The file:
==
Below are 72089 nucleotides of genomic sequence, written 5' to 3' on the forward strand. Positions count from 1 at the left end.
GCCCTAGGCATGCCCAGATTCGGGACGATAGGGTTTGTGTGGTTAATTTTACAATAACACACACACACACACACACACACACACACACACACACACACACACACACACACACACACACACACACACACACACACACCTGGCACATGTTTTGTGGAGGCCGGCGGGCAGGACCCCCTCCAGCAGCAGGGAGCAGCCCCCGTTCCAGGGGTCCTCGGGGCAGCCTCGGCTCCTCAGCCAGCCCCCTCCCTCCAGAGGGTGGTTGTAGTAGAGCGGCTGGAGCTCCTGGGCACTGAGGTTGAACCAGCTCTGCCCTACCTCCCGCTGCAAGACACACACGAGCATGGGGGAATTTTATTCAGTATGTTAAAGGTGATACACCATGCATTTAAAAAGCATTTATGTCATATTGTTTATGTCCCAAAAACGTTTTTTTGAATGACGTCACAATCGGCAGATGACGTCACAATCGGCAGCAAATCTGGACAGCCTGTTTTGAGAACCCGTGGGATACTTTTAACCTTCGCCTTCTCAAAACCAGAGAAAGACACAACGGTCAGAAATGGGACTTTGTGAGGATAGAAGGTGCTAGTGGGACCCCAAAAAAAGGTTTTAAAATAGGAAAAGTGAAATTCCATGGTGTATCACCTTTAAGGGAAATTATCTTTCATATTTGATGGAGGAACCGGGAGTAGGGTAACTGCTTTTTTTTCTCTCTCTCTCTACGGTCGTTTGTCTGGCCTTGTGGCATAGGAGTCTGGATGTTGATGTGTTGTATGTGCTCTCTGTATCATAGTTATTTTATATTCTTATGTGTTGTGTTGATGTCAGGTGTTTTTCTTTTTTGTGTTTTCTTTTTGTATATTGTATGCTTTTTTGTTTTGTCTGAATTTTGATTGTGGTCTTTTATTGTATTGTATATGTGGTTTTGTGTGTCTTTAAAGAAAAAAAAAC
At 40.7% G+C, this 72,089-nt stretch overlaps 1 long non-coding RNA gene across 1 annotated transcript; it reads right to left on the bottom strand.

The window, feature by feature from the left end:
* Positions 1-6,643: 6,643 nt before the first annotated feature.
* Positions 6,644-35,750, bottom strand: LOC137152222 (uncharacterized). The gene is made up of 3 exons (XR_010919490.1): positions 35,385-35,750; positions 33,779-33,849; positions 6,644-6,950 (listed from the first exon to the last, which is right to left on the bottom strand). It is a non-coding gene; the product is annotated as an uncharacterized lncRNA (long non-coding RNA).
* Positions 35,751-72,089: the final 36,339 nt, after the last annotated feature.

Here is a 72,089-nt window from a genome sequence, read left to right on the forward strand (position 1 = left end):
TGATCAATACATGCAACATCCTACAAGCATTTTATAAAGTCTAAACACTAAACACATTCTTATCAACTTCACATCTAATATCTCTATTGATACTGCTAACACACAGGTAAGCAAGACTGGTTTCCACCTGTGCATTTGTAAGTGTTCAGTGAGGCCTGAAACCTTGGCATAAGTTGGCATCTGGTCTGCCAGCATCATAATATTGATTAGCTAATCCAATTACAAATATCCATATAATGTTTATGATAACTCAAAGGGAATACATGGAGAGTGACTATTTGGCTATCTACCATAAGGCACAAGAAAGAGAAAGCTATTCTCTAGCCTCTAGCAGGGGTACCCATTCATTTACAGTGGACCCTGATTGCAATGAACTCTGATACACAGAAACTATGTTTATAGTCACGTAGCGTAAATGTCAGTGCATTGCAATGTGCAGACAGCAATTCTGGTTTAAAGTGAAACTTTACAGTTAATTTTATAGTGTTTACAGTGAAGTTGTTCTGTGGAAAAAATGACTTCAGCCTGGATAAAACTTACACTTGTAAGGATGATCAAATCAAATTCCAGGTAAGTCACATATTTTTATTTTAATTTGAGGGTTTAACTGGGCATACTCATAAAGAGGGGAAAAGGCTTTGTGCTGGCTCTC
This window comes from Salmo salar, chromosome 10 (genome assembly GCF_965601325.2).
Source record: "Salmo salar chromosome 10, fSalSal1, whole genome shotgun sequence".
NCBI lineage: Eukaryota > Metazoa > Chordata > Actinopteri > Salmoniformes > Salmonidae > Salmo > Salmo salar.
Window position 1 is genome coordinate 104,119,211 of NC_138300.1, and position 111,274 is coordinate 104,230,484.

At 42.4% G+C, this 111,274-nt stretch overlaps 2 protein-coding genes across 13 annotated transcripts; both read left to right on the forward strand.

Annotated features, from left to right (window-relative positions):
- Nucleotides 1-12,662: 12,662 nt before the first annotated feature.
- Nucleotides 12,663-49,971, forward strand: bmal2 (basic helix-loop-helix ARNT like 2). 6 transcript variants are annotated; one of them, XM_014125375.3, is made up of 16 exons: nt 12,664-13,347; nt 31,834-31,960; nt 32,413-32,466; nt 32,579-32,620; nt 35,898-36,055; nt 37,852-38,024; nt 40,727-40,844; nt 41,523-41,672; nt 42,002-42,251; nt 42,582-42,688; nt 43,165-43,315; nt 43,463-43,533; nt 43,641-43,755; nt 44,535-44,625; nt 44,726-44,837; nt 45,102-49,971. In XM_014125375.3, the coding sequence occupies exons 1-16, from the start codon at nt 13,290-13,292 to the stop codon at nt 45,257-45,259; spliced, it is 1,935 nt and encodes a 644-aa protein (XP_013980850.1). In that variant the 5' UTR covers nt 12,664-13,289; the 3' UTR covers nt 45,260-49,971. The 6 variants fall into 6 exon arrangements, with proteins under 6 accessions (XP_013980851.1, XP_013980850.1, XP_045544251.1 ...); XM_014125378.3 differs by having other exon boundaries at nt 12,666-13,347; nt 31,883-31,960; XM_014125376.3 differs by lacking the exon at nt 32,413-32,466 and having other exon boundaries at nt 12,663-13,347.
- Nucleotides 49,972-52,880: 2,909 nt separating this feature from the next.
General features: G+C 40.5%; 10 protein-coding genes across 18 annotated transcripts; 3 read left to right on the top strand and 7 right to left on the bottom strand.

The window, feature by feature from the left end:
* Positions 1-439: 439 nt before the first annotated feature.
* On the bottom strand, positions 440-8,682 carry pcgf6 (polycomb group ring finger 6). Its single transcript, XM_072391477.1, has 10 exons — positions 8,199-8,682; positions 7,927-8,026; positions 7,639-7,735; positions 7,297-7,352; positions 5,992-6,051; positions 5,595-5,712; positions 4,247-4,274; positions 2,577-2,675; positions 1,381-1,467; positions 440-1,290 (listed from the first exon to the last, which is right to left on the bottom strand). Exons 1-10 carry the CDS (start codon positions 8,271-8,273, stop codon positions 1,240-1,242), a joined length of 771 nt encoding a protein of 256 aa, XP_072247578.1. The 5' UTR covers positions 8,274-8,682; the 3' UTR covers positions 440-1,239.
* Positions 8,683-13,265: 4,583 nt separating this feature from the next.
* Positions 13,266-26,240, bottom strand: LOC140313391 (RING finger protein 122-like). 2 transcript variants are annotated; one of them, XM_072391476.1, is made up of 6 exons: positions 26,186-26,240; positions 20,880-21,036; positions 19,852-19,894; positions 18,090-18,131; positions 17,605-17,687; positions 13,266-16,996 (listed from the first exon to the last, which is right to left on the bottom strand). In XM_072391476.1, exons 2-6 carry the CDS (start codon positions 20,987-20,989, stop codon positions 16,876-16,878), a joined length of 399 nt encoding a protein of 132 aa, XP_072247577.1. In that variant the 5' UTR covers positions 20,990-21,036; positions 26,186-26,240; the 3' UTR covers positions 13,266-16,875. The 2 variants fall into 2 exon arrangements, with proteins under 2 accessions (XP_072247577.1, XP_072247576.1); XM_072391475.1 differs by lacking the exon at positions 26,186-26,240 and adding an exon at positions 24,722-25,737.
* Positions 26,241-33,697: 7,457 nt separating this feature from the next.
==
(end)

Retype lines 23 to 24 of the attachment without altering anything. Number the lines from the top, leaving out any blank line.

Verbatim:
* Positions 8,683-13,265: 4,583 nt separating this feature from the next.
* Positions 13,266-26,240, bottom strand: LOC140313391 (RING finger protein 122-like). 2 transcript variants are annotated; one of them, XM_072391476.1, is made up of 6 exons: positions 26,186-26,240; positions 20,880-21,036; positions 19,852-19,894; positions 18,090-18,131; positions 17,605-17,687; positions 13,266-16,996 (listed from the first exon to the last, which is right to left on the bottom strand). In XM_072391476.1, exons 2-6 carry the CDS (start codon positions 20,987-20,989, stop codon positions 16,876-16,878), a joined length of 399 nt encoding a protein of 132 aa, XP_072247577.1. In that variant the 5' UTR covers positions 20,990-21,036; positions 26,186-26,240; the 3' UTR covers positions 13,266-16,875. The 2 variants fall into 2 exon arrangements, with proteins under 2 accessions (XP_072247577.1, XP_072247576.1); XM_072391475.1 differs by lacking the exon at positions 26,186-26,240 and adding an exon at positions 24,722-25,737.